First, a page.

Indeed, the reports that the federal government was preparing emergency steps to rescue Fannie Mae and Freddie Mac came on the same week that federal regulators were forced to seize California-based IndyMac Bancorp, a major home lender, after a run by depositors led to the second-largest failure ever of a US financial institution. The bank, which was taken over by the Federal Deposit Insurance Corp, became the first major bank to shut down since the savings and loan crisis of the 1980s. That the troubles facing Fannie Mae and Freddie Mac have been sending shockwaves among investors is not surprising. The two firms are the largest buyers of home loans in the US.

These companies are chartered by Congress to help make money for home mortgages more readily available. Together they hold or guarantee about US$5 trillion worth of mortgages which is equivalent to about half of all the mortgage debt in the US.

And in addition to being leading players in the housing market, their quasi-governmental status explains why their problems acquire a political significance for both the Republican administration and the Democratic-controlled Congress as well as for the two leading presidential candidates. Unlike the somewhat shady sub-prime mortgage lenders, Fannie Mae and Freddie Mac have had the reputation of being the gold standard of the US housing market. But they have been suffering from the current problems facing the entire mortgage industry, posting combined losses of about US$11 billion and their shares have been dropping for months and raising questions about their ability to raise more capital to sustain their operations.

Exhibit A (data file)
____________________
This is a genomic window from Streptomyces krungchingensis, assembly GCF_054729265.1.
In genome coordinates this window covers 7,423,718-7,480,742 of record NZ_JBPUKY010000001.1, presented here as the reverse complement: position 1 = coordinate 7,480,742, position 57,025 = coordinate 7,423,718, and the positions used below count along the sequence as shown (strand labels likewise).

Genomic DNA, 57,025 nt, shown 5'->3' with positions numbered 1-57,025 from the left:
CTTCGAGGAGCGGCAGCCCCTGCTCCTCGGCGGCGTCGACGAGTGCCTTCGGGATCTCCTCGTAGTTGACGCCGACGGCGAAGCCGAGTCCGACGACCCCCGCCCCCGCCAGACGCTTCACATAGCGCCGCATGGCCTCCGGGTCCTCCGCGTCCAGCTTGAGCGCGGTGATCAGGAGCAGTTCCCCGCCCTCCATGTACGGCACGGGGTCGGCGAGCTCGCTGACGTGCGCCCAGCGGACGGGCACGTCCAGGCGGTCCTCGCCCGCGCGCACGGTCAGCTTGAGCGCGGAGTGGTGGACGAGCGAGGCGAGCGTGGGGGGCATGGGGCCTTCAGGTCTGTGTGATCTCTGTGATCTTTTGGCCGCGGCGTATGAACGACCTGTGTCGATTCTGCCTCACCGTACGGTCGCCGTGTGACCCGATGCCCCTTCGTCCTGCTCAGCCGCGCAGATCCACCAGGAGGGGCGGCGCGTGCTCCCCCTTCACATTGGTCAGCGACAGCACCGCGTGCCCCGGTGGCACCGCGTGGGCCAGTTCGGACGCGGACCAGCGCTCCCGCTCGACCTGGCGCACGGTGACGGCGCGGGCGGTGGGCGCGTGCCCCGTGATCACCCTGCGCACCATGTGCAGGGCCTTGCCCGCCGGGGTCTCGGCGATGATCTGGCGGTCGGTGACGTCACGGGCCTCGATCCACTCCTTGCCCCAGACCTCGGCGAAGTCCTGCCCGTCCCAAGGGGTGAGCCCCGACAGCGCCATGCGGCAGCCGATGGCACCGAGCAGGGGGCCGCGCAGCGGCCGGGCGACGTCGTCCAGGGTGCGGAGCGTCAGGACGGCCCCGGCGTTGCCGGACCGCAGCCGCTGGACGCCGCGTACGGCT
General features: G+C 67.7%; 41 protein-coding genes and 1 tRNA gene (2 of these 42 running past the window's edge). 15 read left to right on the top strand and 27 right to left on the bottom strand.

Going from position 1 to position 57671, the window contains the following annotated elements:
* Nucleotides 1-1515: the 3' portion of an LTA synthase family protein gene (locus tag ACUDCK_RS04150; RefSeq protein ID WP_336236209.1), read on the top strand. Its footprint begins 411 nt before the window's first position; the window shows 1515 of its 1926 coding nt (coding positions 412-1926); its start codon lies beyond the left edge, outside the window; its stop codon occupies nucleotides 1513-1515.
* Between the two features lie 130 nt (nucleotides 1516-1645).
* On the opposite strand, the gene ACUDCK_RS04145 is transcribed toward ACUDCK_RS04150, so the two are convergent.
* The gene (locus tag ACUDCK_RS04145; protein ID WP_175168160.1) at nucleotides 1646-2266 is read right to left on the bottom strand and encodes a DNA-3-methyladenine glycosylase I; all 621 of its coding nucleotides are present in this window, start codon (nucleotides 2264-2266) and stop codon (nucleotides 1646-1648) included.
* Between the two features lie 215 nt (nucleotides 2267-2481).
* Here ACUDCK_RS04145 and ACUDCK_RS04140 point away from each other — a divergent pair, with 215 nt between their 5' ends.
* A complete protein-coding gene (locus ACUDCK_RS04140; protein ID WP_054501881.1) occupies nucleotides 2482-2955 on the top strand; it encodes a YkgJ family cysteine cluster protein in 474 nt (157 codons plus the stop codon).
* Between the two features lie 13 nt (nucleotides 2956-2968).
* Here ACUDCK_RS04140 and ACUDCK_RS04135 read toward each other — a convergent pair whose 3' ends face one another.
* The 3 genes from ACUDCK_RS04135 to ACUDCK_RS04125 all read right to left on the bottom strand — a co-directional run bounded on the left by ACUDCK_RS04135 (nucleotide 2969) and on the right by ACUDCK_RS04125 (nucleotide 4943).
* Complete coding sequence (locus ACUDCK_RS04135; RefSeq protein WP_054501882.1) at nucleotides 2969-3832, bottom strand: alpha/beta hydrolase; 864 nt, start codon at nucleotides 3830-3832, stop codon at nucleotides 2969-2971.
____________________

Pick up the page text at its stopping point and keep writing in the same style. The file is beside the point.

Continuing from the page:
While the law doesn't stipulate that the federal government should guarantee their loans, the fact that the two are guaranteeing trillions of dollars' worth of loans is the reason why their fate is perceived to be so critical in both Washington and on Wall Street. Hence, the two institutions are seen too financially big (by investors) as well as too politically-connected (to politicians) to fail. It just ain't going to happen. Period.

But at the same time, any move by the federal government to help the two firms could end up creating a moral hazard, in which investors who expect the government to bailout the institutions are provided with incentives to continue making decisions that would be considered irresponsible based on pure free market considerations.

State rescue plan